I think it would be hard to imagine that the relationship have would reached the strength and depth it has without that strong base of support from that pillar of the American Jewish community.
So talking about the American military assistance that Israel receives – including recently about the missile defense programs and the F-35. When we’re talking about the US having Israel’s back in international forums where it is singled out for criticism and I would even extend it to US support for trying to achieve Israeli-Palestinian peace. It’s not always without controversy, but something that clearly Israeli governments have wanted the United States to be a partner in trying to achieve. I think these are all examples of ways that the American Jewish communities effort to keep these issues on the agenda and hold their own elected officials accountable to them have helped to sustain and strengthen the relationship.
HATUEL-RADOSHITZKY: The ties between the two states are obviously very deep and go way back and it may be problematic to separate, quantify, categorize and label the Jewish component of it. Worth noting, however, is that the relationship is mutual and that it serves the strategic interests of both parties.
If we look at the military cooperation for example, the United States perceives Israel as a stabilizing factor in the Middle East and it is thus an American interest that Israel retains its qualitative military edge. We’re seeing a lot of cooperation between the defense and intelligence communities of both states, and these close working relations undoubtedly emanate from shared goals and strategic interests.
Another aspect of it, is the homeland security front where we see ample cooperation between Israel’s Homefront Command and America’s National Guard in joint exercises, exchanging best practices and research and development (R&D) in the technological realm. Here too, Israel has much knowledge and experience to share - particularly in developing and cultivating national resilience and in integrating citizens to actively contribute and mobilize in emergency situations.
EILAM: I think we should keep in mind that at least part of the contribution is not necessarily one-sided from them to us and not just an instrumental factor but rather a much deeper issue with long-term implications on the future of both communities. Usually we talk or hear a lot about philanthropy projects – the huge amount of money that comes from there in support of many projects here. We should keep in mind that this also contributes to American Jewry’s relations and linkage to Israel, which is an important identity component for them; so in some sense it may be as important for them and their own needs there, as it is to us here. This is one example. Another is to look at Birthright (Taglit) – which is also an example that looks like something that should help mainly American Jewry, but there are around 100,000 Israelis that have already participated in Taglit – most of them are IDF soldiers and officers. For many of them it is their first and only opportunity to meet American Jews and in many cases to establish their connections with Jews abroad. So, we should look at some of the contribution issues, which go both ways and shape the future of relations between the two communities.
When you talk to Israeli experts, colleagues and peers, are they aware of the dynamic?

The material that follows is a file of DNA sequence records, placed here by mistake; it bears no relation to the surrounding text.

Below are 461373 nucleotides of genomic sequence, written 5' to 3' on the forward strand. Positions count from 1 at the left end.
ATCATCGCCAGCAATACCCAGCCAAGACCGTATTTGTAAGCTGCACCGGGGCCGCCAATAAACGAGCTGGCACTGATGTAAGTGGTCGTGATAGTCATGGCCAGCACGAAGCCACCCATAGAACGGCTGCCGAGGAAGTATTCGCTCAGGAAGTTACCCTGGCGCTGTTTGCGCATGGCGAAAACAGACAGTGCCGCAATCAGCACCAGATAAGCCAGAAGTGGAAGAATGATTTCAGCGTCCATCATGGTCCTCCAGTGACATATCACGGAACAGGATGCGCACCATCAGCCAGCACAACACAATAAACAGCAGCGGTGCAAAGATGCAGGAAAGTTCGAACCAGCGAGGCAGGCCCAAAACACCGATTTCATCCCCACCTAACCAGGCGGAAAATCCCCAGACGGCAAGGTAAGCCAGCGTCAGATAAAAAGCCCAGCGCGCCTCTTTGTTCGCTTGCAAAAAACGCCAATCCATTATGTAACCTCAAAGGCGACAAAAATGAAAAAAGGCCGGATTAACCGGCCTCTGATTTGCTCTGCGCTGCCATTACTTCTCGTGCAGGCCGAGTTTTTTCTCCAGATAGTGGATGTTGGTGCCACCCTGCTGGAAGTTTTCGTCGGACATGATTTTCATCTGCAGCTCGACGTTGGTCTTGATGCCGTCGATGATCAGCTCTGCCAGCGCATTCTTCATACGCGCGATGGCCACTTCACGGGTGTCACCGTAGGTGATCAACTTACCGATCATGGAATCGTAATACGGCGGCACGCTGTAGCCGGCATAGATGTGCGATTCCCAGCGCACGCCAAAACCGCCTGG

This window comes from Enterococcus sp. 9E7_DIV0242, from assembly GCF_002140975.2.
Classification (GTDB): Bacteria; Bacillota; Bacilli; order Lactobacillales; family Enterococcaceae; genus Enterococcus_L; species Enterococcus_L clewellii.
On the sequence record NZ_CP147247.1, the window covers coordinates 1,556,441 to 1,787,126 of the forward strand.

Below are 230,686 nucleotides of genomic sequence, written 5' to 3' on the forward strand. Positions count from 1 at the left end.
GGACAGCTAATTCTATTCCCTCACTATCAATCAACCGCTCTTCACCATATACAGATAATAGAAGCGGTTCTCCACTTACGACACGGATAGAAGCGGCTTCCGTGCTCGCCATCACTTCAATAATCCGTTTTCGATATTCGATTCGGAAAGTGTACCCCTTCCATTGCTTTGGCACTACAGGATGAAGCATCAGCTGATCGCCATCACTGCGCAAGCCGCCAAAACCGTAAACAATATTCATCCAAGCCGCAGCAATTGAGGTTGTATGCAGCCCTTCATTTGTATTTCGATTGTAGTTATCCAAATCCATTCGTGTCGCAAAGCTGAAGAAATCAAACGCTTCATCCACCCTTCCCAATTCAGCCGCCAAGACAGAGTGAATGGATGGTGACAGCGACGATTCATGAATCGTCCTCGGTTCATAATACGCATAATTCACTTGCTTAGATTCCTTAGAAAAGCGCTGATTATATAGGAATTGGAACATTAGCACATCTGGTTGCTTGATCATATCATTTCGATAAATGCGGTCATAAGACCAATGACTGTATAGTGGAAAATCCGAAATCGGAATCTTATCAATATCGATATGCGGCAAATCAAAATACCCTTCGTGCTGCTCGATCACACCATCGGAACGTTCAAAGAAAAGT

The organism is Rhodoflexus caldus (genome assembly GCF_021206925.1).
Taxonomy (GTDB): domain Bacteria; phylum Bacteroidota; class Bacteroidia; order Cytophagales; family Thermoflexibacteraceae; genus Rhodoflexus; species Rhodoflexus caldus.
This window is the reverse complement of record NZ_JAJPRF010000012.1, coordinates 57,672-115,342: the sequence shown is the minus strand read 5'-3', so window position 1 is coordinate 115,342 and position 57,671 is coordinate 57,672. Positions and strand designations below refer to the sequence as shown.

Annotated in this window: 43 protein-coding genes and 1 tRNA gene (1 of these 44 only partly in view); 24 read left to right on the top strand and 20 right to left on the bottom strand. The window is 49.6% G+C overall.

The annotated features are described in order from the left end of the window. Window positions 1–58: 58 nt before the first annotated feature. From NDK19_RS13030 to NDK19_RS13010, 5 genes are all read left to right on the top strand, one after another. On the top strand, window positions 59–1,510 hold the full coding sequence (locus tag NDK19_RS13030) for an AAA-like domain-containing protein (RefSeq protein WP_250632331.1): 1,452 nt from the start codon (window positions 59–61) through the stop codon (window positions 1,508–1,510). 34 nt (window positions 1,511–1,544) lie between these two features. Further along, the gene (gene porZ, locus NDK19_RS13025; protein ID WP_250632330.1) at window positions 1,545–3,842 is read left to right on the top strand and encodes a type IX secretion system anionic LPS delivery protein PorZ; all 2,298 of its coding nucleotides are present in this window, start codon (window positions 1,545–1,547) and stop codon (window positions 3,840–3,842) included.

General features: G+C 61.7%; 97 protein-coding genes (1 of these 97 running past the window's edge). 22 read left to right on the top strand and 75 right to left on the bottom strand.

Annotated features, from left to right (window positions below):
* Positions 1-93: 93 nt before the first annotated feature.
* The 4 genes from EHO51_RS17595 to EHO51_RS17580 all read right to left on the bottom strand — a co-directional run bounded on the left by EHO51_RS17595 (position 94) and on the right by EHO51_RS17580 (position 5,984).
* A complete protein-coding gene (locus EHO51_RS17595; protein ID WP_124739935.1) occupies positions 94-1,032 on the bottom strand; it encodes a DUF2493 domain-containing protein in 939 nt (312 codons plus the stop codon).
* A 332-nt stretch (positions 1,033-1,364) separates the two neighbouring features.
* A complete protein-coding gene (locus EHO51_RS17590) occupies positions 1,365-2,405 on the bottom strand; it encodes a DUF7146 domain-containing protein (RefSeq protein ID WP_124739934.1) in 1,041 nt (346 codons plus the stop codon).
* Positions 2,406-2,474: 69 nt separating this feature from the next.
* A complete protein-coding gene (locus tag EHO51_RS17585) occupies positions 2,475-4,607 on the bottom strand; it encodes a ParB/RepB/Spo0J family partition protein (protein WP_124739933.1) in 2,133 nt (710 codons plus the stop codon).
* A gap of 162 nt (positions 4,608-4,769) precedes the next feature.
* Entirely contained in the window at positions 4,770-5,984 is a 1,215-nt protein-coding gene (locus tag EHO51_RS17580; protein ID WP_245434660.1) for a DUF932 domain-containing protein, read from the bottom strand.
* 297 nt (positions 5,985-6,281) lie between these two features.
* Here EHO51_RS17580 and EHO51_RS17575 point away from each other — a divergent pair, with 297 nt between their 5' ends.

HATUEL-RADOSHITZKY: The Israeli defense leadership is undoubtedly aware of the multifaceted aspects of the close Israel- US relations, and the pertinence of this relationship to Israel. Our research finds that Israeli defense leaders are far less aware of the American Jewish community’s characteristics, connection to Israel and role in contributing to the Jewish state which for some American Jews is a defining value. We also found that Israel’s political echelon and establishment fundamentally perceives Israel as the center of the Jewish world - diverging, in this parameter, from the Jewish community in America which tends to perceive the Jewish people as comprised of two centers: one in Israel and one in the US. In line with the Israeli-centric perception we saw that in more cases than one, despite familiarity with the issues at hand, policy decisions in Israel are made according to internal political considerations. Thus, a lack of “awareness of the dynamic” (as phrased in the question) cannot explain Israeli policy decisions which run counter to the needs and values of Jewish Americans.
Why do we start to notice patterns of misunderstanding or hurt feelings; from where does this stem?
SHAPIRO: You can see that these specific issues are somewhat symptomatic of the trends and evolutions of the communities. So, Israel, by most measures is becoming more religious and a right-of-center country, the American Jewish community, there are trends of intermarriage and assimilation, which are making it a challenge to keep the next generation of Jews connected both to the Jewish community generally and Jewish institutions that have been the traditional base of the community and to Israel as well.
And so, against that background when you have issues of specific disagreement it’s even harder to necessarily bridge that gap. Many Israelis were troubled that many American Jews who were supportive of President Obama were also supportive of the Iran deal that the majority of Israelis viewed as a bad deal and something that would be harmful to Israel’s security. Many American Jews, as was mentioned, are concerned about the seeming stalemate on the Israeli-Palestinian peace effort and the role that settlements play – although not only settlements obviously there’s blame to go on both sides – and the risk that poses to Israel’s future as a Jewish and democratic state, which touches some of the core values that American Jews associate with Israel and associate with some of their own identity as Americans and as Jews.